Ultimately – well, ultimately, it would be a shame to spoiler you about how the movie ends, but let’s say it’s less ‘Happy Ever After,’ more ‘Bleakly, For The Moment,’ and the climax of the movie is a visual pay-off that gets more than acceptably close both to Lovecraft’s intense, creepy visual sense of his evil from space, and to his emotional sense of the stakes getting higher and higher on the run-up to the end. It’s a movie you should absolutely see, and Cage, Richardson, Arthur and Hillard all act their ever-loving socks off to keep you biting your nails all the way through. Shlocky only in one or two places, this is a high-quality nerve-twanger that repays your time, your energy and your interest. You can absolutely read it as an allegory for anything you like – the movie version is without particular slant or commentary, so you can see the colour out of space as whatever you dislike and think is infecting the safety of your world, or you can read it as straight visual sci-fi horror and get just as much, if not more from that reading. If you’re any kind of horror fan, a Lovecraft adaptation that comes close to the source material has got to make your hairs stand up. When it does it as well as this, it’s a must-see. If you’re not a horror fan, there are some bits that will be too strong for your stomach, but in terms of a tense, creeping, claustrophobic invasion thriller, you’ll be hard pressed to do better in 2020.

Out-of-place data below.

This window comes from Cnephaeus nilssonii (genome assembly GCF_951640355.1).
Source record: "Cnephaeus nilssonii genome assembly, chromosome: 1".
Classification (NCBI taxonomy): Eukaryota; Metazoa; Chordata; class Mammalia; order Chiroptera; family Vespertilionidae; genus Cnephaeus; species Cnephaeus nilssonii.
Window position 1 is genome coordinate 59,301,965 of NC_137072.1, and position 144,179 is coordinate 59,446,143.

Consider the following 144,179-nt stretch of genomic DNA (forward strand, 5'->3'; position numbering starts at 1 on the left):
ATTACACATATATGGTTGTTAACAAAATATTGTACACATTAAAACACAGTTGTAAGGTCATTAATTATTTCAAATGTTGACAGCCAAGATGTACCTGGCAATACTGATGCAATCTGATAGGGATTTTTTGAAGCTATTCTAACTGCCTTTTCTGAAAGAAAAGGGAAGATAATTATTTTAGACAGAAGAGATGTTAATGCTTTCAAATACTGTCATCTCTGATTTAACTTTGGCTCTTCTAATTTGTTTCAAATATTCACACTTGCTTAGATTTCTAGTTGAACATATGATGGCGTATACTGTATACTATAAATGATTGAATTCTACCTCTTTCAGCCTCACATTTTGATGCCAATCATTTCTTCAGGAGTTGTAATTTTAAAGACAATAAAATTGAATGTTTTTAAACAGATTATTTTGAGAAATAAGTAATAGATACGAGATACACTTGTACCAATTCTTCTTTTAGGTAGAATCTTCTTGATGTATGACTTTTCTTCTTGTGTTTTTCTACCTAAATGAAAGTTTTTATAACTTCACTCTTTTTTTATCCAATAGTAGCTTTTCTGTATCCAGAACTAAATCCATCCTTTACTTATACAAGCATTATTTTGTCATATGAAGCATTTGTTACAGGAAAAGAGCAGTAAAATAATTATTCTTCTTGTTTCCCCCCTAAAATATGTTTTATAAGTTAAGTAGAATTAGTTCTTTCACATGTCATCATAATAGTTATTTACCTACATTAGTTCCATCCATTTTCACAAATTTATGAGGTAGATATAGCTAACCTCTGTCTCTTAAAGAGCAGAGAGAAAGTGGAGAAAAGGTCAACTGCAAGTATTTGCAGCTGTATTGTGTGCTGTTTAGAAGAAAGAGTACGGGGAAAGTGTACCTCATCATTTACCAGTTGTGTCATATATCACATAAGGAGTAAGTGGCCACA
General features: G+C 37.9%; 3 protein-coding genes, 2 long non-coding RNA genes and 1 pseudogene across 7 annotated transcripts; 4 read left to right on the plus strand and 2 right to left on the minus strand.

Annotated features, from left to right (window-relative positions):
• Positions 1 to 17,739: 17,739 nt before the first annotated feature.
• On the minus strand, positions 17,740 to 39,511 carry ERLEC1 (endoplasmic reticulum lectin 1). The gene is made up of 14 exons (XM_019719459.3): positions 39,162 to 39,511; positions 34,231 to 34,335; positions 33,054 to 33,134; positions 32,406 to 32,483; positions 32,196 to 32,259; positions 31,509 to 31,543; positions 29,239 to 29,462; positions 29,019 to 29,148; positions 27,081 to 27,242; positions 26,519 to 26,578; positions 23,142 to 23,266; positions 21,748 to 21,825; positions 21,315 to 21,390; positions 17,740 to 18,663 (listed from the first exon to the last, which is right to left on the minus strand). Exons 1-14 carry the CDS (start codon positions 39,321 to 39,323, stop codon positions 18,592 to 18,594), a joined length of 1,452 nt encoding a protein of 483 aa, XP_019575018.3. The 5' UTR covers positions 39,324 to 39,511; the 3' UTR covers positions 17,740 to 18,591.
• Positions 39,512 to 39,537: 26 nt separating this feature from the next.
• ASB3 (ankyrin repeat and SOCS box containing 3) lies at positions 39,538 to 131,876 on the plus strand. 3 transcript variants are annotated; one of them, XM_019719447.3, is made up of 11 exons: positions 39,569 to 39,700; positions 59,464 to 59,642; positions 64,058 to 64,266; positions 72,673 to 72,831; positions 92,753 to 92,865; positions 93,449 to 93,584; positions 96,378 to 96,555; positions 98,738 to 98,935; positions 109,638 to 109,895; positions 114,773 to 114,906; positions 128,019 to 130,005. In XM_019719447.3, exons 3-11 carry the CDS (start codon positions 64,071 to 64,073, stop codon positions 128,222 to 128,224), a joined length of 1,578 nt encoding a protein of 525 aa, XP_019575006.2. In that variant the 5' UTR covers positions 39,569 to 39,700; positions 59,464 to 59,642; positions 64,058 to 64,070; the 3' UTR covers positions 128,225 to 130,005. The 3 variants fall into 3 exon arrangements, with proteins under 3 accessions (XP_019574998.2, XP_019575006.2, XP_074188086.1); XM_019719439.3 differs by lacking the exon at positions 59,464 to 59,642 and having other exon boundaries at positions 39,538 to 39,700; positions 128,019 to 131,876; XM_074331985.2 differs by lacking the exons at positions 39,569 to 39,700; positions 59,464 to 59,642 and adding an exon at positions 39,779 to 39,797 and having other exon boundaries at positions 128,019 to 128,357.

Tony lives in a cave of wall-to-wall DVDs and Blu-Rays somewhere fairly nondescript in Wales, and never goes out to meet the "Real People". Who, Torchwood, Sherlock, Blake, Treks, Star Wars, obscure stuff from the 70s and 80s and comedy from the dawn of time mean he never has to. By day, he runs an editing house, largely as an excuse not to have to work for a living. He's currently writing a Book. With Pages and everything. Follow his progress at